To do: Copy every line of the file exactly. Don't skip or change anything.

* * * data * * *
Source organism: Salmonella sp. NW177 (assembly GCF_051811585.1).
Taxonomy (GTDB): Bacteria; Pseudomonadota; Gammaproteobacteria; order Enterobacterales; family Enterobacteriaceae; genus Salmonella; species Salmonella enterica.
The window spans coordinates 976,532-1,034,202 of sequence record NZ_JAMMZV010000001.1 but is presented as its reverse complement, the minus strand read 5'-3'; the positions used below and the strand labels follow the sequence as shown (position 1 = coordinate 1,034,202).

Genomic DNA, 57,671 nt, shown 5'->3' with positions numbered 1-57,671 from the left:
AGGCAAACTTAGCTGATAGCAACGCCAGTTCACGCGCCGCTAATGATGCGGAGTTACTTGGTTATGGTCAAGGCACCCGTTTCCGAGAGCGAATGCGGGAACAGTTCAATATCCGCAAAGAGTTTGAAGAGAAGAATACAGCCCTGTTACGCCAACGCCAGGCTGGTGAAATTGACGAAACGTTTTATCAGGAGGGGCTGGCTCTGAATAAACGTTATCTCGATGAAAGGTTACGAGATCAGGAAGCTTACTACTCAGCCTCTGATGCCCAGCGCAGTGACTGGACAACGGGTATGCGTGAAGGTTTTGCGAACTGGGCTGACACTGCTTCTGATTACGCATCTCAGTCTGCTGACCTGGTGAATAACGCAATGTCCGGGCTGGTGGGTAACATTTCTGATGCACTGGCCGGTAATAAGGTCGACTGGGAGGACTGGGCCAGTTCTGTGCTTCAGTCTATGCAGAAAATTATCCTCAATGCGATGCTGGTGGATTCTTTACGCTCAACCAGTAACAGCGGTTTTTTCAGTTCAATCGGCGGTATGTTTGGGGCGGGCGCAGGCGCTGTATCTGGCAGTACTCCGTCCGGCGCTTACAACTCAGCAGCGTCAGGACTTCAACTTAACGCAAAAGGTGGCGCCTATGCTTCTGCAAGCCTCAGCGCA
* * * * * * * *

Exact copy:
Source organism: Salmonella sp. NW177 (assembly GCF_051811585.1).
Taxonomy (GTDB): Bacteria; Pseudomonadota; Gammaproteobacteria; order Enterobacterales; family Enterobacteriaceae; genus Salmonella; species Salmonella enterica.
The window spans coordinates 976,532-1,034,202 of sequence record NZ_JAMMZV010000001.1 but is presented as its reverse complement, the minus strand read 5'-3'; the positions used below and the strand labels follow the sequence as shown (position 1 = coordinate 1,034,202).

Genomic DNA, 57,671 nt, shown 5'->3' with positions numbered 1-57,671 from the left:
AGGCAAACTTAGCTGATAGCAACGCCAGTTCACGCGCCGCTAATGATGCGGAGTTACTTGGTTATGGTCAAGGCACCCGTTTCCGAGAGCGAATGCGGGAACAGTTCAATATCCGCAAAGAGTTTGAAGAGAAGAATACAGCCCTGTTACGCCAACGCCAGGCTGGTGAAATTGACGAAACGTTTTATCAGGAGGGGCTGGCTCTGAATAAACGTTATCTCGATGAAAGGTTACGAGATCAGGAAGCTTACTACTCAGCCTCTGATGCCCAGCGCAGTGACTGGACAACGGGTATGCGTGAAGGTTTTGCGAACTGGGCTGACACTGCTTCTGATTACGCATCTCAGTCTGCTGACCTGGTGAATAACGCAATGTCCGGGCTGGTGGGTAACATTTCTGATGCACTGGCCGGTAATAAGGTCGACTGGGAGGACTGGGCCAGTTCTGTGCTTCAGTCTATGCAGAAAATTATCCTCAATGCGATGCTGGTGGATTCTTTACGCTCAACCAGTAACAGCGGTTTTTTCAGTTCAATCGGCGGTATGTTTGGGGCGGGCGCAGGCGCTGTATCTGGCAGTACTCCGTCCGGCGCTTACAACTCAGCAGCGTCAGGACTTCAACTTAACGCAAAAGGTGGCGCCTATGCTTCTGCAAGCCTCAGCGCA